nexus


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Related to nexus: Nexus S

nexus

 [nek´sus]
1. a bond, as between members of a series or group.

gap junc·tion

1. an intercellular junction formerly considered to be a tight, membrane-to-membrane junction (macula occludens) but now shown to have a 2-nm gap between apposed cell membranes; the gap is not void but contains subunits in the form of polygonal lattices, which are the intercellular aspects of the two connexons that fit together, forming a channel between the cytoplasms of the two cells; it occurs in epithelia, between certain nerve cells, and in smooth and cardiac muscle; it is believed to mediate electrotonic coupling, which allows ionic currents to pass from one cell to another.
See also: synapse.
See also: connexons.
2. areas of increased electrochemical communication between myometrial cells that aid in the propagation of the contractions of labor.
See also: connexons.

nexus

/nex·us/ (nek´sus) pl. nex´us   [L.]
1. a bond, especially one between members of a series or group.

nexus

[nek′səs] pl. nexus
Etymology: L, bond
1 a bond, especially one between members of a series or group.
2 See gap junction.

gap junc·tion

(gap jŭngk'shŭn)
1. An intercellular junction having a 2-nm gap between apposed cell membranes; the gap contains subunits in the form of polygonal lattices; it occurs in epithelia, between certain nerve cells, and in smooth and cardiac muscle.
See also: synapse
2. Areas of increased electrochemical communication between myometrial cells that aid in the propagation of the contractions of labor.
Synonym(s): nexus.

nexus

1. a bond, as between members of a series or group.
2. a gap junction.
References in periodicals archive ?
The Supreme Court has hinted that a greater degree of nexus may be required in the direct tax situation than in the tax collection context.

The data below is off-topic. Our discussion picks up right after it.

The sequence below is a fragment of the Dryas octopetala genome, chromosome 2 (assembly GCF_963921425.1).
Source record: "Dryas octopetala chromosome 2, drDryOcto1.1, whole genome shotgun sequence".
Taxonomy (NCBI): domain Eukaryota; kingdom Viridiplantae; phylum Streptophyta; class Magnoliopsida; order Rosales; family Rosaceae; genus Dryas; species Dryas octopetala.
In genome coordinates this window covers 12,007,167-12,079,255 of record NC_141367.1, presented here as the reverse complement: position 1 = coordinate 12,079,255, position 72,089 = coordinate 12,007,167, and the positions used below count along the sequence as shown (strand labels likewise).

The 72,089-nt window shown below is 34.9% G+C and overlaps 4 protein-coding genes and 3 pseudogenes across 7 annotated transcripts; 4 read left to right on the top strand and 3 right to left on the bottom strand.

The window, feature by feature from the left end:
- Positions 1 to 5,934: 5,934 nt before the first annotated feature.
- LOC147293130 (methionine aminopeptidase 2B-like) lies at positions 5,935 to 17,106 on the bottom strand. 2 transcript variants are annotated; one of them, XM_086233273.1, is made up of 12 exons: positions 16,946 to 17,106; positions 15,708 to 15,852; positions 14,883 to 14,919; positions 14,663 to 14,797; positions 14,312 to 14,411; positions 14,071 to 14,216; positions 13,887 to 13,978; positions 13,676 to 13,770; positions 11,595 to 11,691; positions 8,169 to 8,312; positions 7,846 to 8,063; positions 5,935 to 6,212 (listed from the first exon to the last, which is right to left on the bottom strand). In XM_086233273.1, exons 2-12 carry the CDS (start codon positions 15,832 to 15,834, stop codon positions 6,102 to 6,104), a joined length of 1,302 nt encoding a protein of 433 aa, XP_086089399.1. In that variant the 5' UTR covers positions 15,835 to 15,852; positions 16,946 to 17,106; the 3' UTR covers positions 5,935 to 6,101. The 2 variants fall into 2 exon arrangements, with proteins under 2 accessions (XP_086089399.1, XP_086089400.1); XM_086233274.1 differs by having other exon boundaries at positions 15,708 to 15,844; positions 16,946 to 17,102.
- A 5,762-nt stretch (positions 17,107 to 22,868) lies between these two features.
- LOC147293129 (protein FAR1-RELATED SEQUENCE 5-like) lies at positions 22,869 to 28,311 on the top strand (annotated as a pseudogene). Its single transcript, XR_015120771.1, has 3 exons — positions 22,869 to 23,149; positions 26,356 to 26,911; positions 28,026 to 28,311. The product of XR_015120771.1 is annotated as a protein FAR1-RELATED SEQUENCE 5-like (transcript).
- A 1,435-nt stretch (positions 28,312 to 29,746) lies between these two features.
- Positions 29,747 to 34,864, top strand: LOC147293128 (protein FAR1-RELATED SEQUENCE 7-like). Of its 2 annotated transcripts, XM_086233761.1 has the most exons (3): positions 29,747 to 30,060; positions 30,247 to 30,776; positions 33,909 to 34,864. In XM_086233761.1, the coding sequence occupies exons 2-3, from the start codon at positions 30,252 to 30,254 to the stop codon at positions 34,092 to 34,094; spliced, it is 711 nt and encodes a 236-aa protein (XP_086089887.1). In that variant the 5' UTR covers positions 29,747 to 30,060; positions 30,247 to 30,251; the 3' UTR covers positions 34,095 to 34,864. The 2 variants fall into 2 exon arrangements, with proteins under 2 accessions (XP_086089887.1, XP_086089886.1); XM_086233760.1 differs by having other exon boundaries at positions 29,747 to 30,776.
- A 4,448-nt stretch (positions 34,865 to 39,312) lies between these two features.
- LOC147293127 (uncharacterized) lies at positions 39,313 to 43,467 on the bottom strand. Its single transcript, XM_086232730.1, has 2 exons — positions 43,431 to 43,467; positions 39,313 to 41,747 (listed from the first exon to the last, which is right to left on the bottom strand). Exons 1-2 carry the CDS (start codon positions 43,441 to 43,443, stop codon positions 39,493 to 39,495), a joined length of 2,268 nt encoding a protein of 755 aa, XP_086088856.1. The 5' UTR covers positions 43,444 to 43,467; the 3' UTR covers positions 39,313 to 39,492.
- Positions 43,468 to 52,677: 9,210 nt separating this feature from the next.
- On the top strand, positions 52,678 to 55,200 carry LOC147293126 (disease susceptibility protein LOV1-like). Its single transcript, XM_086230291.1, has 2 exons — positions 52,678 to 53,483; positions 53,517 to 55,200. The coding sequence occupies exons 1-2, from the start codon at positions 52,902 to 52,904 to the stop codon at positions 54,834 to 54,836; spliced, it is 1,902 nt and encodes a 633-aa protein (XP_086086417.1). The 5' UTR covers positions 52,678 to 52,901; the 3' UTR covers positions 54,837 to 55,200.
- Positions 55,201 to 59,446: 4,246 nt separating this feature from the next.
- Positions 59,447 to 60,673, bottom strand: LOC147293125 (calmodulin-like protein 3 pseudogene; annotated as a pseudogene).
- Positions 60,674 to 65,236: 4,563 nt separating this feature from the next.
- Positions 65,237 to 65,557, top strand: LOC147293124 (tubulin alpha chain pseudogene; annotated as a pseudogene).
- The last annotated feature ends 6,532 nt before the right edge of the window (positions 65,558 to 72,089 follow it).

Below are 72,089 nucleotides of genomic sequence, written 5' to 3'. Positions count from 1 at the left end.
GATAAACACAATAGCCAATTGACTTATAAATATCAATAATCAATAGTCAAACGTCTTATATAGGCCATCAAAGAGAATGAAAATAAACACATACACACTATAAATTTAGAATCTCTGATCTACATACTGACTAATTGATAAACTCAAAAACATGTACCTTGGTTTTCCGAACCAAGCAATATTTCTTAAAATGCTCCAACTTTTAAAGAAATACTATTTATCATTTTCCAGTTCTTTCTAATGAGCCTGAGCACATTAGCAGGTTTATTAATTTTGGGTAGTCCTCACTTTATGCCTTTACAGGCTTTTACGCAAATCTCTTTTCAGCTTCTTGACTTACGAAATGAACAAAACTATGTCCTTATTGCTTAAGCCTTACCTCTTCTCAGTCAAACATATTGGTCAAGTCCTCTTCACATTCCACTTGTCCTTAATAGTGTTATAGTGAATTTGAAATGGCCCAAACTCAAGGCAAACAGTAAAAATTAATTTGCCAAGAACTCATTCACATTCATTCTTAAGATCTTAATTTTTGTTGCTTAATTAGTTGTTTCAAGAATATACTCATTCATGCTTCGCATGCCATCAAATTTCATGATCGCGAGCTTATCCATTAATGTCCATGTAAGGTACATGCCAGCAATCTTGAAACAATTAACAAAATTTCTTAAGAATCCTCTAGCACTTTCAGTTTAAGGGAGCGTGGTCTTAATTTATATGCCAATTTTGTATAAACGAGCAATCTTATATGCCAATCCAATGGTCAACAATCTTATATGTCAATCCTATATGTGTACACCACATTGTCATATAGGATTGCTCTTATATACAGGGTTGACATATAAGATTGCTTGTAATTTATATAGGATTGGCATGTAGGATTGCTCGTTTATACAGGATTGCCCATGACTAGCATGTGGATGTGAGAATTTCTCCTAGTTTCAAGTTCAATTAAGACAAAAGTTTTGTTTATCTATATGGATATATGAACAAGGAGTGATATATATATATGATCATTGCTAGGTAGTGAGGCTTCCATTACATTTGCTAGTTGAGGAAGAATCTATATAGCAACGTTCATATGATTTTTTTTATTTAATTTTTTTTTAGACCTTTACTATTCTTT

Some of the activities that telecommuters selling tangible personal property may perform which create nexus, according to the policy statement, include:
Furthermore, in Quill, the Supreme Court stated that "[the taxpayer's] licensing of software [in the taxing state] does not meet the 'substantial nexus' requirement of the Commerce Clause [because] National Geographic expressly rejected a slightest presence standard of constitutional nexus.
The recent decision of the Michigan Court of Claims on September 30, 1994, in MagneTek Controls provides the most recent interpretation regarding the level of sales solicitation activity required to create sufficient nexus under Commerce Clause principles to support a tax like the SBT.
The Nexus 5001 Forum membership spans the semiconductor, development tools and automotive electronics industries.
Because it is unlikely the ISC will have nexus in any state other than the home state, it will be preferable for the ISC to purchase property from a related supplier and resell the property to purchasers in other states.
In bolstering its conclusion that presence nexus exited because of the agency relationship, the court seems to have unnecessarily equated "presence" with "economic exploitation.
Nexus Software's lab also offers value-added resellers (VAR) and original equipment manufactures (OEM) the opportunity to pre-test integrated software and hardware applications prior to installation and implementation.
The court concluded that, under the unitary nexus theory, the comptroller could not assert that an out-of-state entity (MCI) had nexus based on the in-state presence of an affiliate, because the entity was not a "phantom corporation" (i.
Historically, the requisite nexus was established through the corporation having its employees(2) or property(3) in the state or through the corporation being incorporated under the laws of the state.
Nexus Software values all of its partner relationships with software developers, hardware manufacturers and end-users, and as a middleware provider, is in a unique position to support and certify any technology from any vendor to the overall benefit of the industry," said Skip Williams, general manager of Nexus Software.